Researcher of the Month – May 2022, Bonaventure Chia

Bonaventure Chia is a PhD researcher in the school of Philosophy, Religion and History of Science at the University of Leeds. His current research focuses on Religious Extremism and Deradicalisation Programmes in Nigeria.   

Tell us a little about your ‘research journey’ – how did you get to where you are right now?  

I never envisaged I could study for a degree in religious studies even though I was brought up in a Christian home and have committed to the faith. Growing up as a child, I always desired to be a financial expert and I applied several times for a place at university to study Banking and Finance but never got an offer. Having waited for three years after high school, I couldn’t wait any further. I then opted to develop a teaching career in religion, which was also one of my favourite subjects during high school. To pursue my new interest, I enrolled at the Benue State University where I graduated in 2007 with a BA in Religion and Philosophy, and in 2012, I earned an MA in Religious Studies at the same university. In 2015 I was employed as a lecturer by the Federal College of Education, Eha-amufu Enugu State Nigeria. It was there that I was nominated for a Tertiary Education Trust Fund (TETFund) scholarship to study for a PhD, having been offered a place here at the University of Leeds. 

Who, or what, sparked your interest to work on your particular research area?  

The desire for an end to the devastating effects of the activities of Boko Haram, the Islamic extremist group in Nigeria, has informed my decision to carry out this research. For over a decade, the group has continued to unleash acts of terror in Nigeria in the name of religion. A situation which has led to the destruction of lives and properties. Among such incidences are their bombing of the UN building in Abuja in 2011, the 2011 Christmas church bombing, and the abduction of over 276 Chibok schoolgirls in 2014, to mention a few. This situation has continued unabated, and the effects are overwhelming. According to the global terrorism index, compiled by the Institute for Economics and Pace in 2018, the group was regarded as one of the four deadliest terrorist groups in the world.  

Several ongoing efforts have been made by the government to curb the menace and to return normalcy to the region. Recently, there have been interventions put in place by the government and Civil Society organisations to deradicalised members of the extremist group who are willing to disengage from the violent activities of the group and children who were rescued from the extremist group. The concern of my research is to examine the extent to which those deradicalisation interventions have impacted the beneficiaries’ convictions about Boko Haram ideology 

I must also acknowledge that the mentorship of my supervisors Dr Jasjit Singh and Prof Adriaan van Klinken has also been impactful on my research 

What are you currently, or about to start, working on?  

I am currently in the second year of my PhD. I just returned from Nigeria where I conducted my fieldwork in the northeast region of the country. It was an interesting trip that was both resourceful and adventurous. I was able to interact with and interview my research participants who are mostly supposedly repentant Boko Haram members. Aside from my data collection, the trip availed me of the opportunity to visit the war-ravaged area where I witnessed the infrastructural and humanitarian crises caused by the activities of the insurgent group. At present, I am transcribing the interviews and attending relevant pieces of training that will support my research. I am also working toward presenting my research at a work in progress seminar to the research community.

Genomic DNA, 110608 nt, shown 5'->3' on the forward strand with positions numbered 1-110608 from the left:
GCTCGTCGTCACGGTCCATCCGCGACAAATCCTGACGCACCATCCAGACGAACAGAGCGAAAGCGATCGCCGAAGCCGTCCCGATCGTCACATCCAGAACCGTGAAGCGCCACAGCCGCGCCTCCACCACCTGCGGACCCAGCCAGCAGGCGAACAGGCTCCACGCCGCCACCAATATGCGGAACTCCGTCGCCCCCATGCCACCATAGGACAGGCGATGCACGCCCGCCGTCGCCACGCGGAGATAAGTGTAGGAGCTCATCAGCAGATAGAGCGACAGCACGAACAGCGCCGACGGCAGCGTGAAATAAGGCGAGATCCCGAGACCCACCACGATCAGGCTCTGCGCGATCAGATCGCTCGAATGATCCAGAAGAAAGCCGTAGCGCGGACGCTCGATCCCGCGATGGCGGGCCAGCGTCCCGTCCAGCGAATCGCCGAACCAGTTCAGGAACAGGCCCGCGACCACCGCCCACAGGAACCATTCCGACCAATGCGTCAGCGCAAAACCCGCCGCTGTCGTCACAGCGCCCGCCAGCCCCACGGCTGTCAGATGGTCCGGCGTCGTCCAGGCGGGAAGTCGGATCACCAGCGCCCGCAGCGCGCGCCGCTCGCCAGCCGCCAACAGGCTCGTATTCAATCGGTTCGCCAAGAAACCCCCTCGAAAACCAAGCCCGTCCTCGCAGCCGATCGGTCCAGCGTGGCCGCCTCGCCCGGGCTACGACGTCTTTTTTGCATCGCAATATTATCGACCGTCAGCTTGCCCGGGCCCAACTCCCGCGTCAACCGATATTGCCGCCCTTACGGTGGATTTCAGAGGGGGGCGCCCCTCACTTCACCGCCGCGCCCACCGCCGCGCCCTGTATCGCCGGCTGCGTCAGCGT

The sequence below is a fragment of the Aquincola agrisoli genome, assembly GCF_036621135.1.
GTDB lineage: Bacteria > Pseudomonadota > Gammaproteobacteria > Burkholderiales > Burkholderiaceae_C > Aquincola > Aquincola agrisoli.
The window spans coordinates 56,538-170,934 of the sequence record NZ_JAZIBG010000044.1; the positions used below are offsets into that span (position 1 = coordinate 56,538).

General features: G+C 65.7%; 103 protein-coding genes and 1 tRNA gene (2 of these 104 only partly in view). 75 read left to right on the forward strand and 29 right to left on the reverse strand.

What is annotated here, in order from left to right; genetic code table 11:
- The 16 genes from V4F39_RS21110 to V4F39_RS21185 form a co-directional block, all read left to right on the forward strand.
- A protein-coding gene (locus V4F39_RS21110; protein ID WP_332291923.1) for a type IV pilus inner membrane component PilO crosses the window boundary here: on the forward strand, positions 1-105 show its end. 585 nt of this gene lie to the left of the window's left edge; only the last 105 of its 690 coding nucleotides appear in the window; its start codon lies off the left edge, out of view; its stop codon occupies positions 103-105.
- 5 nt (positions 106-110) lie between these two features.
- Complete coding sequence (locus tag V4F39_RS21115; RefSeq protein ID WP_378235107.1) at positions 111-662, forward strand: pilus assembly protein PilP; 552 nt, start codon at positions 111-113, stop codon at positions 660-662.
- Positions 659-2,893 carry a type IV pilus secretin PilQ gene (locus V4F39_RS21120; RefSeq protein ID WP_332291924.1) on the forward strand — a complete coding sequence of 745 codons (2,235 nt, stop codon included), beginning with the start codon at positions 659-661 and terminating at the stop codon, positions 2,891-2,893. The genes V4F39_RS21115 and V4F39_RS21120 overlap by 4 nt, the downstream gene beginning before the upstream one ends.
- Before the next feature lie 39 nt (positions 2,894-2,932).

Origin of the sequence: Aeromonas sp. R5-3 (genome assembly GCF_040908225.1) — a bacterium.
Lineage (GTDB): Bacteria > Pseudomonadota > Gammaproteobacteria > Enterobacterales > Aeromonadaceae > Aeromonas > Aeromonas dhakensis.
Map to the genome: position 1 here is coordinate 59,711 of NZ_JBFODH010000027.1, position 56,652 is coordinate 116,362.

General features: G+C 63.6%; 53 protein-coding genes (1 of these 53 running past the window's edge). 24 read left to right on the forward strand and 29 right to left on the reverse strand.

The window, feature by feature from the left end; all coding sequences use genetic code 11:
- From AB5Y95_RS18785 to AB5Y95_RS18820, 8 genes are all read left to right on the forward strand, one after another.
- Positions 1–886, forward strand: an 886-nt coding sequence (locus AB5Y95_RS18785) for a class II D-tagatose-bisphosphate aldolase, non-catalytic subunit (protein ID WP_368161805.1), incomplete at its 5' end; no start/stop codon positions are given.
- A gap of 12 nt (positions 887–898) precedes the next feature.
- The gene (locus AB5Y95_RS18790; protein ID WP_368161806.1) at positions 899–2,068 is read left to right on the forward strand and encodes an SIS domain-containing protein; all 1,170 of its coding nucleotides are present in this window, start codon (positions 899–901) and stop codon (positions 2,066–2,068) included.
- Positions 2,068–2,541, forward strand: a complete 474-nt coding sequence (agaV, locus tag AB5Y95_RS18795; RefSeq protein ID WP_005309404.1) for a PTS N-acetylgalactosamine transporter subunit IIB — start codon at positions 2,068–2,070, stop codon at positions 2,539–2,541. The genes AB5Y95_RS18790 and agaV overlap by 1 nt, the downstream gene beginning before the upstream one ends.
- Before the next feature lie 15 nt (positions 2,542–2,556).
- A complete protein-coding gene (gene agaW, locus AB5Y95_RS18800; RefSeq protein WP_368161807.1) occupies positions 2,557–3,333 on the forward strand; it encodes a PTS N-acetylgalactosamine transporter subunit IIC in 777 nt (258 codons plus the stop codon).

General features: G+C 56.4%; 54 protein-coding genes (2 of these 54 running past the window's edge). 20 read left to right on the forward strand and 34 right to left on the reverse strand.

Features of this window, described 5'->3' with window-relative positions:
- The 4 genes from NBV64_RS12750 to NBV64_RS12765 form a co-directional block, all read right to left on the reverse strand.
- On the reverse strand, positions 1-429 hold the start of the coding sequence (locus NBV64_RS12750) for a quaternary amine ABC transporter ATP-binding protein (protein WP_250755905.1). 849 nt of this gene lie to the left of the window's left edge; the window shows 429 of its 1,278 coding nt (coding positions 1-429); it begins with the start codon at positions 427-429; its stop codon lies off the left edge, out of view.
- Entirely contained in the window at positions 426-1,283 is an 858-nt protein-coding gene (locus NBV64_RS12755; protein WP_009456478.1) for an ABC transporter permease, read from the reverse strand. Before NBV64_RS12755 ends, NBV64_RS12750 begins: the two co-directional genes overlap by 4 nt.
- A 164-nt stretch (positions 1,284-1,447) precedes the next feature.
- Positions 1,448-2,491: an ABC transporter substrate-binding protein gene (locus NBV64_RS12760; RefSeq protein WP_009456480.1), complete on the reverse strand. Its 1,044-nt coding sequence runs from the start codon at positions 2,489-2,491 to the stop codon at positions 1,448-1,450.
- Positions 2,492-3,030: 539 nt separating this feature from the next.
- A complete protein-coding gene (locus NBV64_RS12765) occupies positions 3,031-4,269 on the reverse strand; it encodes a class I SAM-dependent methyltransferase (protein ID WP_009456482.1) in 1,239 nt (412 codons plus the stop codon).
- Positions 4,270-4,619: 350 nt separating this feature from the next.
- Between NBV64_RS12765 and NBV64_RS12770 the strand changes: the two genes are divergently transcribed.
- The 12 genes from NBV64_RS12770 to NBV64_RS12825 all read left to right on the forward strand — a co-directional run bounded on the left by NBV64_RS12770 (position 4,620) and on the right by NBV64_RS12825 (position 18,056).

In what way(s) do you feel your research examines the role of religion in public life and the relationship between the two?  

The area of intersection between religion and public life in Nigeria makes an interesting case for my research. In Nigeria like most African nations, religion features prominently in the spheres of public life. Though the Nigerian constitution recognizes it as a secular state and has tried to separate the state and its institutions from religious affairs, the secularity has been in theory rather than in practice. Religion has played a pivotal role in the lives of many Nigerians, it has influenced almost all facets of their endeavours, be it social, political or economic life. It has become an identity marker that unites and divides them. The political class has also leveraged religion by using it as a tool for political mobilisation to manipulate the populace to their advantage. This has birthed continuous indignation and rivalry between the adherents of two dominant religions in the Country (Christianity and Islam) and has resulted in crises. This religious character of the people has made it extremely difficult for most of them to submit their loyalty to the nation as a secular state. This is evident in the persistent call by most Muslims for the institutionalization of Sharia (Islamic system of governance) in the country. Their quest has led to the proliferation of extremist groups such as Boko Haram in Nigeria with violent ideologies aimed at forcefully establishing an Islamic state. The consequences of their actions have been the devastating and incalculable destruction of lives and properties in northeastern Nigeria. 

With the recent strategy of the government to engage the former members of the extremist group through deradicalisation interventions, it is expected that there will be substantial change in the extreme views of the participants in the programme. However, to what extent have such programmes influenced the beneficiaries’ convictions about Boko Haram Ideology? Is there any cognitive shift away from such extreme and violent ideology? This has been the concern of my research.